Rodney Wells (2nd L) and RowVaughn Wells (3rd L), parents of Tyre Nichols, are applauded after US President Joe Biden acknowledged them during the State of the Union address in the House Chamber of the US Capitol in Washington, DC, on February 7, 2023. (Photo by Jim WATSON / AFP) (Photo by JIM WATSON/AFP via Getty Images)

As expected, the shocking death of Memphis, Tyre Nichols, an unarmed Black man, at the hands of city police was a centerpiece of the address regarding the issue of public safety. Biden spoke carefully of the dangers Black people face as it relates to interacting with law enforcement, fairly noting that he’s never had to “have that talk” with his children.

While the president didn’t speak at long length to the contentious issue of police reform, he did artfully state that just as much as police officers who don the badge deserve to go home at night, so does the public they’re sworn to protect.

In a touching moment, Biden quoted Nichols’ mother, who said of her son that Nichols “was a beautiful soul and something good will come from this.”

This section of the address made a callback to the George Floyd Justice in Policing Act. In the absence of congressional action, Biden noted signed executive orders banning controversial police methods like chokeholds and restricting no-knock warrants.

Supreme Court Justice Ketanji Brown Jackson’s first SOTU appearance

US Supreme Court Justice Ketanji Brown Jackson arrives before President Joe Biden delivers the State of the Union address in the House Chamber of the US Capitol in Washington, DC, on February 7, 2023. (Photo by Jacquelyn Martin / POOL / AFP) (Photo by JACQUELYN MARTIN/POOL/AFP via Getty Images)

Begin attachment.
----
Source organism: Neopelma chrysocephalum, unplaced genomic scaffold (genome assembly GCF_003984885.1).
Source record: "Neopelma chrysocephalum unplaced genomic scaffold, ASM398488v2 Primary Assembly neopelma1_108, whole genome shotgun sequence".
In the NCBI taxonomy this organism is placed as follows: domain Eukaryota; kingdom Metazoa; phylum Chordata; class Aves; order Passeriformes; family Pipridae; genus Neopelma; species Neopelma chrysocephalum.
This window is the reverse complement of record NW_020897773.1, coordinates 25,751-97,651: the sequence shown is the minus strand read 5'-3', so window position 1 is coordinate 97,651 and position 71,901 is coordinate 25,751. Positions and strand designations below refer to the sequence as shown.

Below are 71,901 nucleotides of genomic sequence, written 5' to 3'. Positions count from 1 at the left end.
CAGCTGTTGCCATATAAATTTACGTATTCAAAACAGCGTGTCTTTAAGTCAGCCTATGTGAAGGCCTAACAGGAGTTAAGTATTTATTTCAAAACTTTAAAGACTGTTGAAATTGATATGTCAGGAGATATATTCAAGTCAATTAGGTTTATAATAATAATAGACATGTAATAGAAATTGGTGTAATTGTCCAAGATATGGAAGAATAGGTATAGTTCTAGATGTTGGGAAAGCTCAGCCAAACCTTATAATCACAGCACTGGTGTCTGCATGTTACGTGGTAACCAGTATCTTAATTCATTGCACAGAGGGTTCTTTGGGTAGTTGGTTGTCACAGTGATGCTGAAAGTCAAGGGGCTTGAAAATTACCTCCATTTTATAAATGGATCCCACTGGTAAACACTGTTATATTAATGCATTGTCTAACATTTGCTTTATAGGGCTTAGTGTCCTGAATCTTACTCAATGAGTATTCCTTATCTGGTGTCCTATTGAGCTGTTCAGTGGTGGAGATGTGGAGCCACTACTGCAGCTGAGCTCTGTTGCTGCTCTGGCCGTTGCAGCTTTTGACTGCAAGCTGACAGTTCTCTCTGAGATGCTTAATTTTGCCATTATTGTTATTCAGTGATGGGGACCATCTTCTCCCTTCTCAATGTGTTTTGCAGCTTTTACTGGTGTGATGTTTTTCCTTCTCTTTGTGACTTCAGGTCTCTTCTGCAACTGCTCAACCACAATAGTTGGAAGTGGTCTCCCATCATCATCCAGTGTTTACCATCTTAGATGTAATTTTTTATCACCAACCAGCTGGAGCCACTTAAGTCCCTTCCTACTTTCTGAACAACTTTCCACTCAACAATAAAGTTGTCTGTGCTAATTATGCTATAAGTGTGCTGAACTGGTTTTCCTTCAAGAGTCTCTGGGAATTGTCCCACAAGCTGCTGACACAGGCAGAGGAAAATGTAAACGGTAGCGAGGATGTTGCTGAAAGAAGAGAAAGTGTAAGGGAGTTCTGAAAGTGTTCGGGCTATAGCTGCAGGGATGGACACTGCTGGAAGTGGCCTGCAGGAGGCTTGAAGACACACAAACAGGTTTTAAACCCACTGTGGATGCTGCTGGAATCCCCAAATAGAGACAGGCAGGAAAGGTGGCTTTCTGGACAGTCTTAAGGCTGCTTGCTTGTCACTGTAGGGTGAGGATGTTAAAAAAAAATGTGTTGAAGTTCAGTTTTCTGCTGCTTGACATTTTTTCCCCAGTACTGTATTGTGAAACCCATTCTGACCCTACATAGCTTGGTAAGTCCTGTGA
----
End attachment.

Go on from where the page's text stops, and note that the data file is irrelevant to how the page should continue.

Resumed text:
While it is common that sitting U.S. Supreme Court justices do not attend the State of The Union address, the appearance of Justice Kentanji Brown Jackson, the first Black woman elected to the nation’s highest court, was a significant moment.

Unlike the partisan divide that split the House chamber as it always had, the justices did not visibly react to any of President Biden’s talking points. It did appear, however, that Justice Brown Jackson received a raucous round of applause.

In all, President Biden showed steely resolve in the face of jeering from Republican members of Congress who attempted to disrupt and derail the address. Biden was also leaning into the criticism and joked back at times. 

In Closing

President Joe Biden speaks as Vice President Kamala Harris, left, and Speaker of the House Kevin McCarthy (R-CA), right, listen during a State of the Union address at the U.S. Capitol on Tuesday, Feb. 7, 2023 in Washington, DC. (Kent Nishimura / Los Angeles Times via Getty Images)

The address also covered the rising dangers of drug addiction, the overreach of social media, crime in cities, the rising costs of healthcare, and much more that also have deep resonance in the lives of Black Americans. 

The Biden-Harris administration, facing a GOP-controlled House and a politically-strained Senate, will barrel ahead as 2024 looms in the distance with all the hopes and promises delivered in the address.